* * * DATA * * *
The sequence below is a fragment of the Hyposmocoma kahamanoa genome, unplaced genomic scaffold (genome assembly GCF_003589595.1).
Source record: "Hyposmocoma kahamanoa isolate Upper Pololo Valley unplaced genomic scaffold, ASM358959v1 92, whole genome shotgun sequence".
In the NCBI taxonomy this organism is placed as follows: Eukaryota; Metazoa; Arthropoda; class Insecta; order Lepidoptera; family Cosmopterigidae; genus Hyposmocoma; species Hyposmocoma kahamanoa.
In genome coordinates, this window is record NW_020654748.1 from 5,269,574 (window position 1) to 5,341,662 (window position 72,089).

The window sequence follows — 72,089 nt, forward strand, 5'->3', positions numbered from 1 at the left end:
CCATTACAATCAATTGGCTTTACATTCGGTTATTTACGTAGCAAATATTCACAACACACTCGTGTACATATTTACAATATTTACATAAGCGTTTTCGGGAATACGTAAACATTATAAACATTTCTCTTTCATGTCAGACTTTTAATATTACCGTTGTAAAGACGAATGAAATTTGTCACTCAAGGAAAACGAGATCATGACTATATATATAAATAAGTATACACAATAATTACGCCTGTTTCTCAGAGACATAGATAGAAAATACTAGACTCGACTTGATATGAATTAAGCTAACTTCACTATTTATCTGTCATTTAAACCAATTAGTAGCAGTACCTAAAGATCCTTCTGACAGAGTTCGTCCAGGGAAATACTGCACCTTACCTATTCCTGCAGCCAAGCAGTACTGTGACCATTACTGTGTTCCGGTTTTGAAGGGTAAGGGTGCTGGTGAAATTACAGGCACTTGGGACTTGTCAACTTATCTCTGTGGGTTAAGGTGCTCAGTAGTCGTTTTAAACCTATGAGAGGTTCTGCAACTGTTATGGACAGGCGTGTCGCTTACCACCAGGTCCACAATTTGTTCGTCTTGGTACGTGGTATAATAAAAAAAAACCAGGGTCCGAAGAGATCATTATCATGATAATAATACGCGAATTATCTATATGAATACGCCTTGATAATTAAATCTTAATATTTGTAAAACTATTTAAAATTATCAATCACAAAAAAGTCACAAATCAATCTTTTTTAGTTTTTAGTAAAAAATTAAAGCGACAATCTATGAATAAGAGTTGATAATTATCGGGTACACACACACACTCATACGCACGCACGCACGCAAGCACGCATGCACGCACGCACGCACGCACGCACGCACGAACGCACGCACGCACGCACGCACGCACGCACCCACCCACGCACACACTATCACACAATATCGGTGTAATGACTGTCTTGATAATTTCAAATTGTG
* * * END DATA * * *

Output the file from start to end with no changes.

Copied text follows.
The sequence below is a fragment of the Hyposmocoma kahamanoa genome, unplaced genomic scaffold (genome assembly GCF_003589595.1).
Source record: "Hyposmocoma kahamanoa isolate Upper Pololo Valley unplaced genomic scaffold, ASM358959v1 92, whole genome shotgun sequence".
In the NCBI taxonomy this organism is placed as follows: Eukaryota; Metazoa; Arthropoda; class Insecta; order Lepidoptera; family Cosmopterigidae; genus Hyposmocoma; species Hyposmocoma kahamanoa.
In genome coordinates, this window is record NW_020654748.1 from 5,269,574 (window position 1) to 5,341,662 (window position 72,089).

The window sequence follows — 72,089 nt, forward strand, 5'->3', positions numbered from 1 at the left end:
CCATTACAATCAATTGGCTTTACATTCGGTTATTTACGTAGCAAATATTCACAACACACTCGTGTACATATTTACAATATTTACATAAGCGTTTTCGGGAATACGTAAACATTATAAACATTTCTCTTTCATGTCAGACTTTTAATATTACCGTTGTAAAGACGAATGAAATTTGTCACTCAAGGAAAACGAGATCATGACTATATATATAAATAAGTATACACAATAATTACGCCTGTTTCTCAGAGACATAGATAGAAAATACTAGACTCGACTTGATATGAATTAAGCTAACTTCACTATTTATCTGTCATTTAAACCAATTAGTAGCAGTACCTAAAGATCCTTCTGACAGAGTTCGTCCAGGGAAATACTGCACCTTACCTATTCCTGCAGCCAAGCAGTACTGTGACCATTACTGTGTTCCGGTTTTGAAGGGTAAGGGTGCTGGTGAAATTACAGGCACTTGGGACTTGTCAACTTATCTCTGTGGGTTAAGGTGCTCAGTAGTCGTTTTAAACCTATGAGAGGTTCTGCAACTGTTATGGACAGGCGTGTCGCTTACCACCAGGTCCACAATTTGTTCGTCTTGGTACGTGGTATAATAAAAAAAAACCAGGGTCCGAAGAGATCATTATCATGATAATAATACGCGAATTATCTATATGAATACGCCTTGATAATTAAATCTTAATATTTGTAAAACTATTTAAAATTATCAATCACAAAAAAGTCACAAATCAATCTTTTTTAGTTTTTAGTAAAAAATTAAAGCGACAATCTATGAATAAGAGTTGATAATTATCGGGTACACACACACACTCATACGCACGCACGCACGCAAGCACGCATGCACGCACGCACGCACGCACGCACGCACGAACGCACGCACGCACGCACGCACGCACGCACCCACCCACGCACACACTATCACACAATATCGGTGTAATGACTGTCTTGATAATTTCAAATTGTG